Arriving in Quebec City in the middle of the afternoon, my second stop on my way to Fredericton, I was immersed in the city’s history before I even saw its skyline, with a radio station dedicated to promoting the city’s heritage playing in the car — Quebec’s Tourism Radio, FM 89.7. After a long drive, I just wanted to roll out of the car and onto a patio to grab a glass of wine, but having never been to the Quebec City, I decided not to pass up the opportunity to see one of the oldest European settlements in Canada (only St. John’s, NF, Tadoussac, PQ, and Port Royal, NS, are older), founded 400 years ago this year by Samuel de Champlain.
Parking underneath the Hotel de Ville in Vieux-Quebec, I started my walk by wandering up to the Chateau Frontenac, where I grabbed a map that pointed out the sights of interest nearby. Behind the Chateau, after taking in the expansive view of the St. Lawrence River, I walked up the Governor’s Walk (so named because of its proximity to former and current residences of the Governor General, including the still-in-use summer residence of the Governor General in la Citadelle), which was opened to celebrate the city’s 350th birthday in 1958 (for the 400th year la Promenade Samuel-De Champlain, as well as a few other major projects, are in progress but were not yet open during my visit). The Governor’s Walk was interesting because it links Vieux-Quebec, via the Chateau, to la Citadelle and the Plains of Abraham (originally designated as a park to celebrate the city’s 300th anniversary). Running along a cliff, the walk is fairly steep, but offers rewarding views and plenty of rest areas with benches to sit down.
At the top of the walk, looking over the plains from the grass topped ramparts of la Citadelle, I was really impressed by how the park has both maintained its history yet serves a vital role in the ongoing life of the city. Walking trails traverse the rolling hills of the plains, between architectural artifacts and monuments, but it doesn’t feel feel stifled in its obligations to preserve the past, instead it feels well used, by tourists (of which there were more than lots in Vieux-Quebec) as well as by people who live in the city.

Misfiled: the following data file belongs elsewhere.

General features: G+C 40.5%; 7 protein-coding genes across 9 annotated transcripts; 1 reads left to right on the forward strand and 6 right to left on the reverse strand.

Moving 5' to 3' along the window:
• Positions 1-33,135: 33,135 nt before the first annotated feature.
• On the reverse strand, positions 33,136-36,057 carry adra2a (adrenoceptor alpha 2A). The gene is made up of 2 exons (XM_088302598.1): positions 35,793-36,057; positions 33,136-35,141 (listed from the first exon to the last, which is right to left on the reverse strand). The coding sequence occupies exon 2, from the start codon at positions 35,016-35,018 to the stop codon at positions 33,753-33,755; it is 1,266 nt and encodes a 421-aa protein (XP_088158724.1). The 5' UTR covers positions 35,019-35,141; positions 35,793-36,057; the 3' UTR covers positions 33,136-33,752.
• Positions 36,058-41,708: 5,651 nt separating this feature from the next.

In the park I found a Martello Tower, much like the ones I saw in Kingston, only built three decades earlier after the Anglo-American crisis of 1807. Three of the original four still remain in Quebec City, one of which I saw later in a nearby street, surrounded by large homes.
I walked back into the old city past the Quebec Parliament building, a rare North American example of the ornate Second Empire style, admiring not only the architecture but the generous yet comfortable plaza in front of it. Entering the old city again, I took a moment and walked along the top of the surrounding old rampart, covered in grass and well enjoyed by people playing guitars, taking in the sunshine, or spending time with friends and loved ones (somewhat ironically between the canons that still sit within the top of the wall).
It was an interesting experience and a great example of how artifacts such as the wall, though no longer needed for their original function, contribute immeasurably to the overall appearance and experience of a city as long as people put a little imagination to how they can be re-used.